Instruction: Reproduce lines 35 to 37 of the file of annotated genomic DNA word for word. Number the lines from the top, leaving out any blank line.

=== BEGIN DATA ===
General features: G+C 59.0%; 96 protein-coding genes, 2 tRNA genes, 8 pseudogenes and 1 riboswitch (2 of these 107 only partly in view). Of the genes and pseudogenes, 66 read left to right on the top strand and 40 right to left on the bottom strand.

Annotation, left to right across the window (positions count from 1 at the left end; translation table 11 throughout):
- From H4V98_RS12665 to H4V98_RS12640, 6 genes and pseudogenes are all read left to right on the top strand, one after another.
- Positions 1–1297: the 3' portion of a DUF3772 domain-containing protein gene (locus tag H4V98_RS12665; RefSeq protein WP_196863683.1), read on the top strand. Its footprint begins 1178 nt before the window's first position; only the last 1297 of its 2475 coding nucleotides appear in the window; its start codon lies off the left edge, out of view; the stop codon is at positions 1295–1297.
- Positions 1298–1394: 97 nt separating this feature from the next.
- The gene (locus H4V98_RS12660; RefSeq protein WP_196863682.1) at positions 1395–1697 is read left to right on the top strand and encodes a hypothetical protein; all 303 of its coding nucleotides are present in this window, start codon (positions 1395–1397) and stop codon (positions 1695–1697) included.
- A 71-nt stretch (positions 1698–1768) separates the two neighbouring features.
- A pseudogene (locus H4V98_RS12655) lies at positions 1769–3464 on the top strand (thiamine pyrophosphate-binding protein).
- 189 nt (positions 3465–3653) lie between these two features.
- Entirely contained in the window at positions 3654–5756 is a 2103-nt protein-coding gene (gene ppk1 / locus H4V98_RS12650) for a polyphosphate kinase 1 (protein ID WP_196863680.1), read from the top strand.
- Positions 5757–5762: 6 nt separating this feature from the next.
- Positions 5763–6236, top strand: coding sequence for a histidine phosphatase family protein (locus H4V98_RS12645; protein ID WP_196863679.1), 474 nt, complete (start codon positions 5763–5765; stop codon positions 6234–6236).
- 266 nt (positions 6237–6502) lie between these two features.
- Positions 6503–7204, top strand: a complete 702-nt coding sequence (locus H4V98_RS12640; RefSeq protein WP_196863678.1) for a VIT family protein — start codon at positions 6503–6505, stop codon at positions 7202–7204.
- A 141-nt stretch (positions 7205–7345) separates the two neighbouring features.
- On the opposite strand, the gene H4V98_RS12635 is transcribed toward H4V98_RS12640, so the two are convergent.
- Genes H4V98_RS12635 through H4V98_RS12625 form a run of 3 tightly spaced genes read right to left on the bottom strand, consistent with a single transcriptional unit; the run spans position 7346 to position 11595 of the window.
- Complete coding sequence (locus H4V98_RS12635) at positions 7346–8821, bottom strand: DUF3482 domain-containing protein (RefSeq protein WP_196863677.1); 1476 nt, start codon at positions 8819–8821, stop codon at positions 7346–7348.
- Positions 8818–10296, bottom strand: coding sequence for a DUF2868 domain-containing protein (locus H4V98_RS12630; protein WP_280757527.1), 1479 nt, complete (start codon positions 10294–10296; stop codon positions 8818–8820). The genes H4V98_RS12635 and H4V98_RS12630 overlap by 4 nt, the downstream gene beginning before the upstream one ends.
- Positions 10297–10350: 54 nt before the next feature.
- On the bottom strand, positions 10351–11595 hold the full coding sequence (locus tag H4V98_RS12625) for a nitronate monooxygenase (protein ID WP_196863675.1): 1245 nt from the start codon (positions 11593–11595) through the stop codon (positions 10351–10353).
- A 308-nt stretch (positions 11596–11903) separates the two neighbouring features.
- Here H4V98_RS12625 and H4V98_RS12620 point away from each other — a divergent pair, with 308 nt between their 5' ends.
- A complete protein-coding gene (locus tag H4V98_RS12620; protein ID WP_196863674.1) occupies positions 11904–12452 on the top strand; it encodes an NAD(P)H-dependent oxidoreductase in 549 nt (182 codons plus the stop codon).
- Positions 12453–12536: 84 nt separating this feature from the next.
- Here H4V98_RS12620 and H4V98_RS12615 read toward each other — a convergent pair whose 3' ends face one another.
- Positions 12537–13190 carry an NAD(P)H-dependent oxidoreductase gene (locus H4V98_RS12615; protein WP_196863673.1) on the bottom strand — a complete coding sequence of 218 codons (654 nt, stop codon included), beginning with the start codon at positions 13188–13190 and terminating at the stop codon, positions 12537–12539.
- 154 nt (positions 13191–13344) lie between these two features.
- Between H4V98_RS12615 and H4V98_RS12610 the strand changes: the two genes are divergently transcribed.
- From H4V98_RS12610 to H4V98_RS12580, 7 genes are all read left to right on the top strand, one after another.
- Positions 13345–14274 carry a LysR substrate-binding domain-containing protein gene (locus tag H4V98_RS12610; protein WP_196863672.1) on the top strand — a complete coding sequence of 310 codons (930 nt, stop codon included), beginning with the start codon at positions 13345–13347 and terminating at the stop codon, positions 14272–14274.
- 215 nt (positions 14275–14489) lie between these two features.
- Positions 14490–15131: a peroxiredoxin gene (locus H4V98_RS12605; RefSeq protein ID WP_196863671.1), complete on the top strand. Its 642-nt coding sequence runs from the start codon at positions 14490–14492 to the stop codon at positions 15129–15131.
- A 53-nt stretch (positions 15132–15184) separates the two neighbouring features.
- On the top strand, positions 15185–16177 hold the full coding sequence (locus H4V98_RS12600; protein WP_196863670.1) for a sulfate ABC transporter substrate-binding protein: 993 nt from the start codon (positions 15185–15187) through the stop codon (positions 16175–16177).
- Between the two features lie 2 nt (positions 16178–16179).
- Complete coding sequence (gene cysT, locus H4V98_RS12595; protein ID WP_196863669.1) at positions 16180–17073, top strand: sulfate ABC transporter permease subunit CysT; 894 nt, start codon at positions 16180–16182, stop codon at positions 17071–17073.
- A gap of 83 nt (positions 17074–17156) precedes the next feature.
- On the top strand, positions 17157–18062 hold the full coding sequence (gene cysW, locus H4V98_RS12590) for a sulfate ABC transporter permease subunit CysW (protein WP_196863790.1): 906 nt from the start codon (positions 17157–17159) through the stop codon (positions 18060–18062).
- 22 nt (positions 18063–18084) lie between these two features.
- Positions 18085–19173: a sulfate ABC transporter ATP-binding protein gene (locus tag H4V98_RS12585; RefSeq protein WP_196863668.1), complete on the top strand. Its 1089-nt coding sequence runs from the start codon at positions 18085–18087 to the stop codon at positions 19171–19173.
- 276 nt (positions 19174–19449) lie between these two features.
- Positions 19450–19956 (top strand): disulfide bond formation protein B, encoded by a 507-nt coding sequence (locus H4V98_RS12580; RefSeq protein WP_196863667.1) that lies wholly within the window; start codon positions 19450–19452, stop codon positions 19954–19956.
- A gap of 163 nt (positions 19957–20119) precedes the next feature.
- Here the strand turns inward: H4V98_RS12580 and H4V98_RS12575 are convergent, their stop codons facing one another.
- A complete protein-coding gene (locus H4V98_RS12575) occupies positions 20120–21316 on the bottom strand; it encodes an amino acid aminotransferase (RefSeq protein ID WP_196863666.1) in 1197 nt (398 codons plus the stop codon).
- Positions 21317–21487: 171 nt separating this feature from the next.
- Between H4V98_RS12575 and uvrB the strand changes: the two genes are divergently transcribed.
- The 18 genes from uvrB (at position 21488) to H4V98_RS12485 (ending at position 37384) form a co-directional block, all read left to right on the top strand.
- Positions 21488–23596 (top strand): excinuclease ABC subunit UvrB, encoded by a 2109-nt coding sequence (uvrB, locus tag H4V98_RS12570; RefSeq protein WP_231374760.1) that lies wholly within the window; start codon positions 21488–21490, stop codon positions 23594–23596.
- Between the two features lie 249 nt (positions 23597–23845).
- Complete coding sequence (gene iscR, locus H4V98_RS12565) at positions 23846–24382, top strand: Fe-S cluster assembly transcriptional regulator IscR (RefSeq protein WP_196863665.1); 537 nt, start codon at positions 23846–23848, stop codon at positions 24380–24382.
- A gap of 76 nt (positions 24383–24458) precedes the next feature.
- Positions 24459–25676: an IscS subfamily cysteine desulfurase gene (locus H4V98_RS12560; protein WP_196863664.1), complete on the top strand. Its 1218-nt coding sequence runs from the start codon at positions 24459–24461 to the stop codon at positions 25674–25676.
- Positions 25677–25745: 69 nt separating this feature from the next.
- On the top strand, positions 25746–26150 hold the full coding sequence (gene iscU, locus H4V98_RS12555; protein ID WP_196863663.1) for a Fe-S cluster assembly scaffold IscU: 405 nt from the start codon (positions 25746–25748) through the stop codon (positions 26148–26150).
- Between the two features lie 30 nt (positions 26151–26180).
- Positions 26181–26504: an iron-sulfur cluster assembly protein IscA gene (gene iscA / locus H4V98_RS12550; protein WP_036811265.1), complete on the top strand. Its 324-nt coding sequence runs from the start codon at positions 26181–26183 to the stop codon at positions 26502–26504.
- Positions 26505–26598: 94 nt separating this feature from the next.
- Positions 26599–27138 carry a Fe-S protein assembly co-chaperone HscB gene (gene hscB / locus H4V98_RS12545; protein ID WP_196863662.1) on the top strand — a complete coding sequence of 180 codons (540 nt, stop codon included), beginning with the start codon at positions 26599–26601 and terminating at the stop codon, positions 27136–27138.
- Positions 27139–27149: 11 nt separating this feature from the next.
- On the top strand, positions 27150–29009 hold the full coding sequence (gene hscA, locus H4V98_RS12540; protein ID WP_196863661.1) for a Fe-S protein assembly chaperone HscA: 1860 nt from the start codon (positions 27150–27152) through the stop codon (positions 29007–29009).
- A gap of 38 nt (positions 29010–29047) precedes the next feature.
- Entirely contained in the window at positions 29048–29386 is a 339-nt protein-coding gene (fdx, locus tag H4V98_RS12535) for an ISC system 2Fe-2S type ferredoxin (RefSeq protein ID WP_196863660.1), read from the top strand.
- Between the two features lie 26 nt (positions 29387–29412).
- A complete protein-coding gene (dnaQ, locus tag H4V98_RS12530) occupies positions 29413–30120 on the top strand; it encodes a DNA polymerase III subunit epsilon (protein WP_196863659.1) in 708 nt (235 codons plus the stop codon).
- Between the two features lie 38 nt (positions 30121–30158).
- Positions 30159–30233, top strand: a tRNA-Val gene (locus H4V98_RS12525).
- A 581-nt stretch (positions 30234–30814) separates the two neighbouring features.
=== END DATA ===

- On the top strand, positions 15185–16177 hold the full coding sequence (locus H4V98_RS12600; protein WP_196863670.1) for a sulfate ABC transporter substrate-binding protein: 993 nt from the start codon (positions 15185–15187) through the stop codon (positions 16175–16177).
- Between the two features lie 2 nt (positions 16178–16179).
- Complete coding sequence (gene cysT, locus H4V98_RS12595; protein ID WP_196863669.1) at positions 16180–17073, top strand: sulfate ABC transporter permease subunit CysT; 894 nt, start codon at positions 16180–16182, stop codon at positions 17071–17073.